Aggressive behavior has spread on a wider scale in our country and has already involved younger groups every passing year. To stop the unwanted intimidation and to save ourselves from further physical, mental, and emotional torment in the future, MB Life opted to consult someone who is strongly against bullying on a wider scale.
On May 6, 2016, former Department of Interior and Local Government (DILG) Secretary Rafael Alunan III – commonly known as “Raffy Alunan” – visited Manila Bulletin’s Integrated Newsroom for an interview in “MB Hot Seat”. While we left heavy political issues in the hands of MB editors, MB Life took on the lighter side and asked him about a problem that a lot of kids face today: BULLYING.
At the age of 68, Alunan has already been through situations that earned him a lot of wisdom in terms of defending not just ourselves, but our country as well. He’s one of the leaders of the West Philippine Sea coalition who strongly oppose China’s “bullying” due to territorial disputes.
Here are some pointers he gave on how to defend ourselves from the baddies (from everywhere!):
1. Invest in credible deterrence.
That means prevention. Like how the common saying goes: “Prevention is better than cure”, we must keep our guards up whether or not we are being tyrannized by the higher ups or the toughies around us. Just like how Alunan puts it on a wider scale—in terms of China’s “bullying”:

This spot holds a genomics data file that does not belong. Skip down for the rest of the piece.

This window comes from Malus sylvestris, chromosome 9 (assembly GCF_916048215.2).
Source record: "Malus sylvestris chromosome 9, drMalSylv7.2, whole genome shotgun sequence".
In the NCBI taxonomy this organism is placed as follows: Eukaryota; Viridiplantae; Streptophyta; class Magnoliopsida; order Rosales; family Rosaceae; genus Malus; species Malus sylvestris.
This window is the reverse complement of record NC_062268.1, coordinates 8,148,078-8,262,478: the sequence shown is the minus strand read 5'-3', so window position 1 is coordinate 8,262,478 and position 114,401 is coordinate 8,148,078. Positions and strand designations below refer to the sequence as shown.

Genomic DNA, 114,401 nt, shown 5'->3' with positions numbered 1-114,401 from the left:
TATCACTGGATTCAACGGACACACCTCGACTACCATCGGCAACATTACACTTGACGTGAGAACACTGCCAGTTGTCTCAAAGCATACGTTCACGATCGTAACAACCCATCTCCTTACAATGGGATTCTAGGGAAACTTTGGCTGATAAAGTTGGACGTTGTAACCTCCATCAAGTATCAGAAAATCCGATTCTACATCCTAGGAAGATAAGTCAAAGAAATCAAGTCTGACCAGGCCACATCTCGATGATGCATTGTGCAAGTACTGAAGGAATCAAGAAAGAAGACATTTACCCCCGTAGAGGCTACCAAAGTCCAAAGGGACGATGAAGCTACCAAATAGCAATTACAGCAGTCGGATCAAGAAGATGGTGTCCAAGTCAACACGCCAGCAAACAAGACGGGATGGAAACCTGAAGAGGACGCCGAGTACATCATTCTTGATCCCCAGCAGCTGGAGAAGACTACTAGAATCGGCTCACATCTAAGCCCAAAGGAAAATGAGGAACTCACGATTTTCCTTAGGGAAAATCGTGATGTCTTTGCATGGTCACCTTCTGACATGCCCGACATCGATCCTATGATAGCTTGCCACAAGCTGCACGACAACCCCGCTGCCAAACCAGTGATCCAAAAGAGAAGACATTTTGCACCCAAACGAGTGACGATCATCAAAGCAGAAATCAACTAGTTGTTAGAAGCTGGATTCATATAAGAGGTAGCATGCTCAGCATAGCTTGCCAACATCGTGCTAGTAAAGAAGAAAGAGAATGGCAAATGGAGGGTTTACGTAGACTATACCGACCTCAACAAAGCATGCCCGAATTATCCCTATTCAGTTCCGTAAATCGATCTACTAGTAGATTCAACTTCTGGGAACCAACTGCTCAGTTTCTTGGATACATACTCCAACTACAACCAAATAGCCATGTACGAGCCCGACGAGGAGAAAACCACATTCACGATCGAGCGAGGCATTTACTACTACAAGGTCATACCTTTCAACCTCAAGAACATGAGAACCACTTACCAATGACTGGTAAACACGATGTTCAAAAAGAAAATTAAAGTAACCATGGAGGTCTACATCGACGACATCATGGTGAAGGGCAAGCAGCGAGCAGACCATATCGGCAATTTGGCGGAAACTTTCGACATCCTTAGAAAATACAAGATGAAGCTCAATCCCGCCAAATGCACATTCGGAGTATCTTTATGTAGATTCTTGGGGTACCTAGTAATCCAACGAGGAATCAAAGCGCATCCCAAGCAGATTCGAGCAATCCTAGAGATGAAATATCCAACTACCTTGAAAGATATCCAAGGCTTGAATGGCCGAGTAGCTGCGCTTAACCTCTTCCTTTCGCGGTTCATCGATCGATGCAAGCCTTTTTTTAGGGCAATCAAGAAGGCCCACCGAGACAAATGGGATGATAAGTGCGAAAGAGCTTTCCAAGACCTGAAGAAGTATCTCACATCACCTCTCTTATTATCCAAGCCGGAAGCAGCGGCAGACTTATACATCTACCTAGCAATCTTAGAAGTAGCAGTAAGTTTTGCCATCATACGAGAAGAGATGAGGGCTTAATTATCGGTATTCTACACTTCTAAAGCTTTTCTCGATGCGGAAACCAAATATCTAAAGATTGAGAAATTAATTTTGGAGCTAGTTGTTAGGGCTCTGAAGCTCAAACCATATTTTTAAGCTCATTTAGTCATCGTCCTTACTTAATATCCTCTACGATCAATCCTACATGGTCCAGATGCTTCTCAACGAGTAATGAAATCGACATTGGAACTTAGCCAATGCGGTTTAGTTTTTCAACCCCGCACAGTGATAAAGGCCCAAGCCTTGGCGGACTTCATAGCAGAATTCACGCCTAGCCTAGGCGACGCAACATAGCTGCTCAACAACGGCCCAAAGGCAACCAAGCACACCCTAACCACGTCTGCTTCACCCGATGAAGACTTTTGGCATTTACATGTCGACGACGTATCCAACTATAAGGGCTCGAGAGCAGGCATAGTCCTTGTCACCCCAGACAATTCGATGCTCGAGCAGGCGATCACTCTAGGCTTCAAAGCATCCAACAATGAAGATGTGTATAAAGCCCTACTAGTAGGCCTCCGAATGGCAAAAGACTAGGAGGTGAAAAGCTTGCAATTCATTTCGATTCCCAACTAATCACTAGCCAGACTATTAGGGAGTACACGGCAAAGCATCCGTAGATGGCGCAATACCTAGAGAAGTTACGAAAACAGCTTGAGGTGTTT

“Whether or not we are being bullied, whether or not China is a threat, any self-respecting nation must invest in a strong armed forces. Look at tiny nations like Singapore, Israel, Switzerland – these are very very good examples where they take national defense seriously and that’s because they have a sense of nationhood. “
2. Adopt a sense of nationhood.
“The sense of universal brotherhood. And therefore… a unity in diversity mindset because we’re made up of many cultures, but we are Filipino — except that being Filipino’s one thing that escapes us many times,” he explained. “So the way we are today must change to be the kind of Filipino we have to be tomorrow. And that will require everybody’s engagement, participation. Young and old, rich and poor.”
If we are one, then why do we need to torment the people around us? If there’s brotherhood in the nation, there will be no need to implement a strong-arm at anyone. Maybe we can all just get along, right? He’s right.
3. Get involved in nation-building and security issues.
Once the youth knows how hard it is to be involved in security issues and to solve such problems on a national level, perhaps we’ll all realize that inflicting pain upon others only cost unnecessary effort over unnecessary things. This brings us back again to brotherhood and everything that connects with it.
“Getting (the) youth engaged early in nation-building and security issues to build up their patriotic fervor,” pointed out Alunan when asked about what the youth should do. “I’m going to bat for the restoration of the ROTC but on condition that the Armed Forces only send the best of the best to manage the program because the reason why the program failed at some point was because they’re sending the worst and they were bad models for the kids.”
4. Develop love of country.